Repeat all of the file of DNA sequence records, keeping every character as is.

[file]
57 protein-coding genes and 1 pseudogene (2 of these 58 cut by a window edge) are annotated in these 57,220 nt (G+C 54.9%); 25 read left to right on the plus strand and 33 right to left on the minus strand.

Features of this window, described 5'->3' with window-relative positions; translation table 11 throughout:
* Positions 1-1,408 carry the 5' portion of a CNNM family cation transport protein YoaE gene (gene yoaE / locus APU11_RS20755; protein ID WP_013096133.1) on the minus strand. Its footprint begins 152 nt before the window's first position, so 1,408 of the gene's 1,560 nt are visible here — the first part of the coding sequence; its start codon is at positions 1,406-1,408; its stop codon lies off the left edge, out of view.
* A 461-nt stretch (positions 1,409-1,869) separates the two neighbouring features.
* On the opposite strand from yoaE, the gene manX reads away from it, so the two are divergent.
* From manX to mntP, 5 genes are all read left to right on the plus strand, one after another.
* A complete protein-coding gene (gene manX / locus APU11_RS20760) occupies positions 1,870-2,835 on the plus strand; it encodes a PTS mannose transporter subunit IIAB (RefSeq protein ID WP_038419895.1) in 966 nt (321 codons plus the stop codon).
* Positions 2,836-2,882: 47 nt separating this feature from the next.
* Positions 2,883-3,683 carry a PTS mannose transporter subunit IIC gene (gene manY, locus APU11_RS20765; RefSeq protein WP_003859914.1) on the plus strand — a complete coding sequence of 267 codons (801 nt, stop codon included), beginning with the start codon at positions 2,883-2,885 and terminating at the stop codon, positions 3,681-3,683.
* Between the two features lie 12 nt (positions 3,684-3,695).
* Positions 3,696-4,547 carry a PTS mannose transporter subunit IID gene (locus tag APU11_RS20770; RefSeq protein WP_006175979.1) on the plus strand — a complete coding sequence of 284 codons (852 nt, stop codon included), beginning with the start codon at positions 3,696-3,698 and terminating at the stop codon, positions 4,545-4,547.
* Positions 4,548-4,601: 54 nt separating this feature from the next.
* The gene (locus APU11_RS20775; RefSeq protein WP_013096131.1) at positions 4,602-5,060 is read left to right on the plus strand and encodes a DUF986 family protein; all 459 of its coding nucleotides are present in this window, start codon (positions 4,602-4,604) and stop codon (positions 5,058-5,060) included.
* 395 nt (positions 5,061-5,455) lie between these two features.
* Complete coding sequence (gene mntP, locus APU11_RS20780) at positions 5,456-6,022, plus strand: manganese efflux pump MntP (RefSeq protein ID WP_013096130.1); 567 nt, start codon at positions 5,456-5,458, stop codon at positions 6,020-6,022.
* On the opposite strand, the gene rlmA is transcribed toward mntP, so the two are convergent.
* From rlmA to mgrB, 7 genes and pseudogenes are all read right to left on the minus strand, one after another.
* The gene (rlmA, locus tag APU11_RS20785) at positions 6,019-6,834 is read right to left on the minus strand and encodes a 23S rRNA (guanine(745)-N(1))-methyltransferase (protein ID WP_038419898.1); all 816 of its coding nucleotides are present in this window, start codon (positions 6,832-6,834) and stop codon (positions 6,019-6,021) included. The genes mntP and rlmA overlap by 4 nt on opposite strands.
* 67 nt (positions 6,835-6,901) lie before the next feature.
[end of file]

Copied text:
57 protein-coding genes and 1 pseudogene (2 of these 58 cut by a window edge) are annotated in these 57,220 nt (G+C 54.9%); 25 read left to right on the plus strand and 33 right to left on the minus strand.

Features of this window, described 5'->3' with window-relative positions; translation table 11 throughout:
* Positions 1-1,408 carry the 5' portion of a CNNM family cation transport protein YoaE gene (gene yoaE / locus APU11_RS20755; protein ID WP_013096133.1) on the minus strand. Its footprint begins 152 nt before the window's first position, so 1,408 of the gene's 1,560 nt are visible here — the first part of the coding sequence; its start codon is at positions 1,406-1,408; its stop codon lies off the left edge, out of view.
* A 461-nt stretch (positions 1,409-1,869) separates the two neighbouring features.
* On the opposite strand from yoaE, the gene manX reads away from it, so the two are divergent.
* From manX to mntP, 5 genes are all read left to right on the plus strand, one after another.
* A complete protein-coding gene (gene manX / locus APU11_RS20760) occupies positions 1,870-2,835 on the plus strand; it encodes a PTS mannose transporter subunit IIAB (RefSeq protein ID WP_038419895.1) in 966 nt (321 codons plus the stop codon).
* Positions 2,836-2,882: 47 nt separating this feature from the next.
* Positions 2,883-3,683 carry a PTS mannose transporter subunit IIC gene (gene manY, locus APU11_RS20765; RefSeq protein WP_003859914.1) on the plus strand — a complete coding sequence of 267 codons (801 nt, stop codon included), beginning with the start codon at positions 2,883-2,885 and terminating at the stop codon, positions 3,681-3,683.
* Between the two features lie 12 nt (positions 3,684-3,695).
* Positions 3,696-4,547 carry a PTS mannose transporter subunit IID gene (locus tag APU11_RS20770; RefSeq protein WP_006175979.1) on the plus strand — a complete coding sequence of 284 codons (852 nt, stop codon included), beginning with the start codon at positions 3,696-3,698 and terminating at the stop codon, positions 4,545-4,547.
* Positions 4,548-4,601: 54 nt separating this feature from the next.
* The gene (locus APU11_RS20775; RefSeq protein WP_013096131.1) at positions 4,602-5,060 is read left to right on the plus strand and encodes a DUF986 family protein; all 459 of its coding nucleotides are present in this window, start codon (positions 4,602-4,604) and stop codon (positions 5,058-5,060) included.
* 395 nt (positions 5,061-5,455) lie between these two features.
* Complete coding sequence (gene mntP, locus APU11_RS20780) at positions 5,456-6,022, plus strand: manganese efflux pump MntP (RefSeq protein ID WP_013096130.1); 567 nt, start codon at positions 5,456-5,458, stop codon at positions 6,020-6,022.
* On the opposite strand, the gene rlmA is transcribed toward mntP, so the two are convergent.
* From rlmA to mgrB, 7 genes and pseudogenes are all read right to left on the minus strand, one after another.
* The gene (rlmA, locus tag APU11_RS20785) at positions 6,019-6,834 is read right to left on the minus strand and encodes a 23S rRNA (guanine(745)-N(1))-methyltransferase (protein ID WP_038419898.1); all 816 of its coding nucleotides are present in this window, start codon (positions 6,832-6,834) and stop codon (positions 6,019-6,021) included. The genes mntP and rlmA overlap by 4 nt on opposite strands.
* 67 nt (positions 6,835-6,901) lie before the next feature.